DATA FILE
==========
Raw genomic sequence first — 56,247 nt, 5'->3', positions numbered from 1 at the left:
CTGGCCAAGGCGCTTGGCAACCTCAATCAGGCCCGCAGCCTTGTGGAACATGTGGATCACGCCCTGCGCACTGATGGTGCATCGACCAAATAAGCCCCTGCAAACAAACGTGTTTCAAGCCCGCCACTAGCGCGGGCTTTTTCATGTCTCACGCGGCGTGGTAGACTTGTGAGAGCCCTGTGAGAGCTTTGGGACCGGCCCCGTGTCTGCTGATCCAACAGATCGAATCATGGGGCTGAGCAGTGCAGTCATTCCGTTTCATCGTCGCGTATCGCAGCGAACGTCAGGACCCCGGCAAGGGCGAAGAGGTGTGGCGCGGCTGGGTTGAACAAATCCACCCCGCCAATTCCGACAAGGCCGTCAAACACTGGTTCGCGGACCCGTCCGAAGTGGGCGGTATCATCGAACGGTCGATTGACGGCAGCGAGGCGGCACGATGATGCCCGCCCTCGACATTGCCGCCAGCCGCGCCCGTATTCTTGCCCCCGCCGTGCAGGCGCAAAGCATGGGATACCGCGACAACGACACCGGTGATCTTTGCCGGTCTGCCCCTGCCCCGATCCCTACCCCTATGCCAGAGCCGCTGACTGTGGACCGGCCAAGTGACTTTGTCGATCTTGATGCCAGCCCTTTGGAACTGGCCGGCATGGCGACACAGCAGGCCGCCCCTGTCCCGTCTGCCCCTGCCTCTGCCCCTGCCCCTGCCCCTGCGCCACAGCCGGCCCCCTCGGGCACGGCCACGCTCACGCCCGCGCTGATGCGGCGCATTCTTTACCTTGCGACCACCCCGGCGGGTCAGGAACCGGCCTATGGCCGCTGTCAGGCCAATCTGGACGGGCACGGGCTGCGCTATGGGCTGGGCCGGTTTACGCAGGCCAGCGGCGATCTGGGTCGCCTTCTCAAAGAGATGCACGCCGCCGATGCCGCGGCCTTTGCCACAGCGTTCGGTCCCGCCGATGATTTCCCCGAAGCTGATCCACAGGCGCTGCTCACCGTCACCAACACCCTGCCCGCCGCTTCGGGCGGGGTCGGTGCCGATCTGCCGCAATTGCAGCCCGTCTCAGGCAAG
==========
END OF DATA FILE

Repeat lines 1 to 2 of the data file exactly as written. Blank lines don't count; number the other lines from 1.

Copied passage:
Raw genomic sequence first — 56,247 nt, 5'->3', positions numbered from 1 at the left:
CTGGCCAAGGCGCTTGGCAACCTCAATCAGGCCCGCAGCCTTGTGGAACATGTGGATCACGCCCTGCGCACTGATGGTGCATCGACCAAATAAGCCCCTGCAAACAAACGTGTTTCAAGCCCGCCACTAGCGCGGGCTTTTTCATGTCTCACGCGGCGTGGTAGACTTGTGAGAGCCCTGTGAGAGCTTTGGGACCGGCCCCGTGTCTGCTGATCCAACAGATCGAATCATGGGGCTGAGCAGTGCAGTCATTCCGTTTCATCGTCGCGTATCGCAGCGAACGTCAGGACCCCGGCAAGGGCGAAGAGGTGTGGCGCGGCTGGGTTGAACAAATCCACCCCGCCAATTCCGACAAGGCCGTCAAACACTGGTTCGCGGACCCGTCCGAAGTGGGCGGTATCATCGAACGGTCGATTGACGGCAGCGAGGCGGCACGATGATGCCCGCCCTCGACATTGCCGCCAGCCGCGCCCGTATTCTTGCCCCCGCCGTGCAGGCGCAAAGCATGGGATACCGCGACAACGACACCGGTGATCTTTGCCGGTCTGCCCCTGCCCCGATCCCTACCCCTATGCCAGAGCCGCTGACTGTGGACCGGCCAAGTGACTTTGTCGATCTTGATGCCAGCCCTTTGGAACTGGCCGGCATGGCGACACAGCAGGCCGCCCCTGTCCCGTCTGCCCCTGCCTCTGCCCCTGCCCCTGCCCCTGCGCCACAGCCGGCCCCCTCGGGCACGGCCACGCTCACGCCCGCGCTGATGCGGCGCATTCTTTACCTTGCGACCACCCCGGCGGGTCAGGAACCGGCCTATGGCCGCTGTCAGGCCAATCTGGACGGGCACGGGCTGCGCTATGGGCTGGGCCGGTTTACGCAGGCCAGCGGCGATCTGGGTCGCCTTCTCAAAGAGATGCACGCCGCCGATGCCGCGGCCTTTGCCACAGCGTTCGGTCCCGCCGATGATTTCCCCGAAGCTGATCCACAGGCGCTGCTCACCGTCACCAACACCCTGCCCGCCGCTTCGGGCGGGGTCGGTGCCGATCTGCCGCAATTGCAGCCCGTCTCAGGCAAG